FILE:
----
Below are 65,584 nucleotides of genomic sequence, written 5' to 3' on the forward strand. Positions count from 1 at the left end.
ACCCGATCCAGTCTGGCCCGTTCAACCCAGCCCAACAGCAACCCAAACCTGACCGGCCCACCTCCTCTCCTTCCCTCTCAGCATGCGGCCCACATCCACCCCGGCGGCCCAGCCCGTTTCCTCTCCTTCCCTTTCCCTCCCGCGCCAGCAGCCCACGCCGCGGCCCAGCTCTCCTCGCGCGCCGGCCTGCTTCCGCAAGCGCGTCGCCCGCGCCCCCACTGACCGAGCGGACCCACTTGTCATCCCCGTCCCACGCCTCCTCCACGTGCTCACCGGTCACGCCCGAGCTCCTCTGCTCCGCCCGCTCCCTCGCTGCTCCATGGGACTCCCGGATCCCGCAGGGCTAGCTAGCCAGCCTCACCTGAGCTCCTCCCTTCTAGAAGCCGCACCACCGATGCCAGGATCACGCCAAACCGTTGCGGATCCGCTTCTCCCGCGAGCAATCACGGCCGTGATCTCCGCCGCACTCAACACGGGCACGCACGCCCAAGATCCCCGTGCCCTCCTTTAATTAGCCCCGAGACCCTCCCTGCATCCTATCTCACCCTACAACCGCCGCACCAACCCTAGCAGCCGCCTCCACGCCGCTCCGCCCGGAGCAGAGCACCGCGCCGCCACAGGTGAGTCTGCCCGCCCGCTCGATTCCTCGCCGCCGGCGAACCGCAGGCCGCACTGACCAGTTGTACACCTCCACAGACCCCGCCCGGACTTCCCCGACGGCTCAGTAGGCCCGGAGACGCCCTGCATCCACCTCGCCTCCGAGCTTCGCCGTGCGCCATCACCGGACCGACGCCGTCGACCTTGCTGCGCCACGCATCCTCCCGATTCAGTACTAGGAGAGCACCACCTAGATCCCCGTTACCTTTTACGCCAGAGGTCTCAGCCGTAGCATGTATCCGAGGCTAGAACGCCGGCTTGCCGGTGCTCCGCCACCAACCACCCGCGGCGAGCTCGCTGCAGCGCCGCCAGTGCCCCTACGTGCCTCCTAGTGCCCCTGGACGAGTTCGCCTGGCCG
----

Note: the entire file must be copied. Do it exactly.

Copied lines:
Below are 65,584 nucleotides of genomic sequence, written 5' to 3' on the forward strand. Positions count from 1 at the left end.
ACCCGATCCAGTCTGGCCCGTTCAACCCAGCCCAACAGCAACCCAAACCTGACCGGCCCACCTCCTCTCCTTCCCTCTCAGCATGCGGCCCACATCCACCCCGGCGGCCCAGCCCGTTTCCTCTCCTTCCCTTTCCCTCCCGCGCCAGCAGCCCACGCCGCGGCCCAGCTCTCCTCGCGCGCCGGCCTGCTTCCGCAAGCGCGTCGCCCGCGCCCCCACTGACCGAGCGGACCCACTTGTCATCCCCGTCCCACGCCTCCTCCACGTGCTCACCGGTCACGCCCGAGCTCCTCTGCTCCGCCCGCTCCCTCGCTGCTCCATGGGACTCCCGGATCCCGCAGGGCTAGCTAGCCAGCCTCACCTGAGCTCCTCCCTTCTAGAAGCCGCACCACCGATGCCAGGATCACGCCAAACCGTTGCGGATCCGCTTCTCCCGCGAGCAATCACGGCCGTGATCTCCGCCGCACTCAACACGGGCACGCACGCCCAAGATCCCCGTGCCCTCCTTTAATTAGCCCCGAGACCCTCCCTGCATCCTATCTCACCCTACAACCGCCGCACCAACCCTAGCAGCCGCCTCCACGCCGCTCCGCCCGGAGCAGAGCACCGCGCCGCCACAGGTGAGTCTGCCCGCCCGCTCGATTCCTCGCCGCCGGCGAACCGCAGGCCGCACTGACCAGTTGTACACCTCCACAGACCCCGCCCGGACTTCCCCGACGGCTCAGTAGGCCCGGAGACGCCCTGCATCCACCTCGCCTCCGAGCTTCGCCGTGCGCCATCACCGGACCGACGCCGTCGACCTTGCTGCGCCACGCATCCTCCCGATTCAGTACTAGGAGAGCACCACCTAGATCCCCGTTACCTTTTACGCCAGAGGTCTCAGCCGTAGCATGTATCCGAGGCTAGAACGCCGGCTTGCCGGTGCTCCGCCACCAACCACCCGCGGCGAGCTCGCTGCAGCGCCGCCAGTGCCCCTACGTGCCTCCTAGTGCCCCTGGACGAGTTCGCCTGGCCG